St. Mark’s Evangelical Lutheran Church
Three Centuries of Heritage
Organized in 1874, St. Mark’s Evangelical Lutheran Church was established to serve the growing German Lutheran community around Steeleville. The new congregation grew rapidly. The current sanctuary was built in 1897 and enlarged in 1922. Today St. Mark’s has around 1100 baptized members and continues to meet the spiritual needs or the Steeleville community 134 years after its founding.
Making Joyful Noise
“God created…and it was good”, we read in Genesis. All creation is a gift given to us to be used in service and praise to our gracious Lord. God’s gift of music plays an especially important role in our congregation’s worship services. Music is a vehicle to proclaim the Good News of Jesus Christ and a way to respond back to God with our love, praise, and thanks. Here are some examples of the many ways we proclaim the Gospel through music at St. Mark’s.
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St. Mark’s Lutheran School
Teaching Since 1878
In 1878 St. Mark’s congregation purchased six city lots and a ½-acre near the church. One of the buildings on these lots was remodeled for a school. Since the attendance of the school steadily increased, more room was needed to accommodate this growth. In 1885 the decision was made to build a new school building on one of the lots recently purchased. The new 22’ x 36’ building was completed November 3, 1885. School enrollment continued to grow and more school room was needed. To this end an addition was built onto the present building in September 1906.
German was taught in some subjects in the school. Consequently, during World War I St. Mark’s was the target of harassment so it decided to close the school for one year in 1918. The school was reopened in 1919. Growth of membership in the congregation prevailed also in the school, so much that present facilities were overcrowded. A building committee was appointed and the first cornerstone was laid July 1, 1928 for the new St. Mark’s Lutheran School. The new school had three stories and contained an auditorium on the top floor, plus three classrooms, a room for the Ladies Aid, and a full basement. In 1959 the school was remodeled by dividing the auditorium into 3 rooms. The additions and changes were completed in 1960.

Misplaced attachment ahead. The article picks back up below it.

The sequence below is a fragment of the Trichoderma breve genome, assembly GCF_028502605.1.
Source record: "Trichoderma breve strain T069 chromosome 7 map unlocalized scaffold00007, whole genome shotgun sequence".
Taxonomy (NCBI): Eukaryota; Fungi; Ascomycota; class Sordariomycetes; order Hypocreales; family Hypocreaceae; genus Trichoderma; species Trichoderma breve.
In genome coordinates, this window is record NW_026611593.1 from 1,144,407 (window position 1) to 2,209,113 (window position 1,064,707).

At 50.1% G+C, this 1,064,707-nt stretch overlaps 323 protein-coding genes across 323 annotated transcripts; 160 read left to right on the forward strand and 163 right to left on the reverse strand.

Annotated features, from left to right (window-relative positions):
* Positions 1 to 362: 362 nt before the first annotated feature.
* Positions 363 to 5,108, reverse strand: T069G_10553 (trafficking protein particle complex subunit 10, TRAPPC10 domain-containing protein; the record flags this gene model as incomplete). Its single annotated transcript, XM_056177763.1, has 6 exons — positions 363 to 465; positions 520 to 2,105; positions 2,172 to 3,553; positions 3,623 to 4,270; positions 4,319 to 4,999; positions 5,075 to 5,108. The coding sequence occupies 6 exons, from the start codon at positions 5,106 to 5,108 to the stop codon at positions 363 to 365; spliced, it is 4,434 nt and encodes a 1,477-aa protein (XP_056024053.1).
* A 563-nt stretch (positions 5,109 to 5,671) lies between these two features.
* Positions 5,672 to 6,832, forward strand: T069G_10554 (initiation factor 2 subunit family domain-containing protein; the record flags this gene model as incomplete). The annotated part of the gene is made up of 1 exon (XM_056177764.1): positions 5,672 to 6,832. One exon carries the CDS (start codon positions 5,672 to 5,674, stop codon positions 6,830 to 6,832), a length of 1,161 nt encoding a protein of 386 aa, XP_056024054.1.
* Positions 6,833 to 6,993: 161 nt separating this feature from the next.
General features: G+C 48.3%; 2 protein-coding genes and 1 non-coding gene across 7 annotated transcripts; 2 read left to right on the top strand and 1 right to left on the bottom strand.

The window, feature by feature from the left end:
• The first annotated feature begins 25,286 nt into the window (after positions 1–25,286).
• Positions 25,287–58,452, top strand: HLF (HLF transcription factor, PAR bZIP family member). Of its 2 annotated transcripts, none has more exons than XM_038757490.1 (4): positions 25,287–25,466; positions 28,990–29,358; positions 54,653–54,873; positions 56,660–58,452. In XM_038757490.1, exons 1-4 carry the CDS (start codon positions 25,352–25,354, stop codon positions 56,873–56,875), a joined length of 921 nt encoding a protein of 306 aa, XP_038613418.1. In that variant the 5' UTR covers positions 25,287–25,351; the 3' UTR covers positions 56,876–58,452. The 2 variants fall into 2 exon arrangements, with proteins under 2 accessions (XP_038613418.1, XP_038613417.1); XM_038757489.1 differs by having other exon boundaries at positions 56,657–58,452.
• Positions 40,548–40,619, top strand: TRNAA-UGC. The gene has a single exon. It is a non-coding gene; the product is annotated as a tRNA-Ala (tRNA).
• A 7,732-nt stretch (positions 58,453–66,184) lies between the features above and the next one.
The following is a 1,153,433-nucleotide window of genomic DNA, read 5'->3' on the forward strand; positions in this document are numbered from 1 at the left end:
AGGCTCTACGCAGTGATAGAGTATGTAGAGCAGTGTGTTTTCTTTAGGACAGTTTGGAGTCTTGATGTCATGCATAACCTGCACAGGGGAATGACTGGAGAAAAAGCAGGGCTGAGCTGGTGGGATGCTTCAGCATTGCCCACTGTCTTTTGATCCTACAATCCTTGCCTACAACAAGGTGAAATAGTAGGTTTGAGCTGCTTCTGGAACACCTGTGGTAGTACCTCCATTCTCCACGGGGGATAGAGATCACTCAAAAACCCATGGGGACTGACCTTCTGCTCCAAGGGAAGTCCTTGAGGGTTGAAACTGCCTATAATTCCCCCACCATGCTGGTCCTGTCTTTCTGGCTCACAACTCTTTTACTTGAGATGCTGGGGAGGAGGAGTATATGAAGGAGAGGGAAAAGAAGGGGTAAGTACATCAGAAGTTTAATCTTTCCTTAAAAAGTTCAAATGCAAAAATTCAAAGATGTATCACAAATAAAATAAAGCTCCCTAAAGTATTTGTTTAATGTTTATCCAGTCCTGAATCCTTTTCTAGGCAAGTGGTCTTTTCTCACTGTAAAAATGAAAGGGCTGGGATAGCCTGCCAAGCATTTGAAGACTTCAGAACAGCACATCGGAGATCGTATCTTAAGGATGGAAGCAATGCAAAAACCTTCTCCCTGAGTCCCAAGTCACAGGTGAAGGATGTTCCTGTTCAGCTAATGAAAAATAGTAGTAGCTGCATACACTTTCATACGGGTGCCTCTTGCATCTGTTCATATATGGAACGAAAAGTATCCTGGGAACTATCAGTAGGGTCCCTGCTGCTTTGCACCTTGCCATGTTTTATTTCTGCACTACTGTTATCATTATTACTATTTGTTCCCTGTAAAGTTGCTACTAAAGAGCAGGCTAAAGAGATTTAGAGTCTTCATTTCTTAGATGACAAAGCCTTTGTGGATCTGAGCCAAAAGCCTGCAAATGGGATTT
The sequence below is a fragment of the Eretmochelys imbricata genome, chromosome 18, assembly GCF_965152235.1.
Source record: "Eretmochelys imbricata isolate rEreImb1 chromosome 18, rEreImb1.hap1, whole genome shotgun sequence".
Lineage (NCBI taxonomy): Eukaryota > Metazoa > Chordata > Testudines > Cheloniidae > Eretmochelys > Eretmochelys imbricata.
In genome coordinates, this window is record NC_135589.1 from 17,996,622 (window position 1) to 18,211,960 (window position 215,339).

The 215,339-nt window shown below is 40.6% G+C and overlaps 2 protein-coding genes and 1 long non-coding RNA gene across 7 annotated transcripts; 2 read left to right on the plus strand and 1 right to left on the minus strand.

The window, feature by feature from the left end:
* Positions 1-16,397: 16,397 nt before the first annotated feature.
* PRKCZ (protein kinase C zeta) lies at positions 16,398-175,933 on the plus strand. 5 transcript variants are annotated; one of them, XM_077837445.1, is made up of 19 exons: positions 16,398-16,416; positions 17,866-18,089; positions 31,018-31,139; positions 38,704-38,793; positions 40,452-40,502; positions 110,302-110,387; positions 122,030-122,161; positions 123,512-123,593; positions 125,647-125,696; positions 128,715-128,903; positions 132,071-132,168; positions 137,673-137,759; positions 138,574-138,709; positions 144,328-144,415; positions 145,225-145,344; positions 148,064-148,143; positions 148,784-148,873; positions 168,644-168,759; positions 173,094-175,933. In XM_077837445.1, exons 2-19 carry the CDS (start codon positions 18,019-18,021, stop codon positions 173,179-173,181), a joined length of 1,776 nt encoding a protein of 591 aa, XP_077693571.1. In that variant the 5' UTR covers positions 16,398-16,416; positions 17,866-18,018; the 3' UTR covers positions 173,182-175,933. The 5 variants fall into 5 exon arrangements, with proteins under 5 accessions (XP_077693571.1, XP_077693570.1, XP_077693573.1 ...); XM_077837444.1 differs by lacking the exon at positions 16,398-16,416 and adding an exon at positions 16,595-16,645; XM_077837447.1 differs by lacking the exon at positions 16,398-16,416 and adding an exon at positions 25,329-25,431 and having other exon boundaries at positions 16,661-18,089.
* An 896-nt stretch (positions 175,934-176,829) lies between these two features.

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With all Christians, Lutherans trust and respond to the love of the Triune God – one God yet three persons.
God the Father is creator of all that exists. God the Son, Jesus Christ, became human to suffer and die for the sins of all human beings. He rose to life again in victory over sin, death and Satan. God the Holy Spirit creates faith through God’s Word and Sacraments. The three persons of the Trinity are coequal and coeternal, one God.
Part of being “Lutheran” means that we believe that the Bible is God’s Word. We accept the Bible-based, Christ-centered teachings of Martin Luther and his colleagues as the correct interpretation of God’s Word. They inspired the reformation of the Christian Church in the 1500s. Luther’s teaching is summarized in three short phrases:
God loves all people of the world, even though they are sinful, rebel against Him and do not deserve His love. He sent Jesus, His Son, to love the unlovable and save the ungodly. Salvation is the free gift of God’s grace (undeserved mercy) for Christ Jesus’ sake alone.
By His suffering and death as the substitute for all people of all time, Jesus purchased forgiveness of sins and eternal life for them. Those who hear this Good News and believe it have the forgiveness of sins, new life and salvation that it offers. God the Holy Spirit creates this faith (belief, trust) in Christ through the Good News message of the Gospel.
The Bible is God’s Word. Because God Himself inspired the Bible, it is without error and completely reliable. In it God reveals two great messages: His Law (God’s will for how we are to live — yet when we do not follow His will, God’s law shows us our sin); and His Gospel (the Good News of forgiveness for our sins, new life, and salvation in Jesus Christ). This Bible is the only source for Christian life and church practice.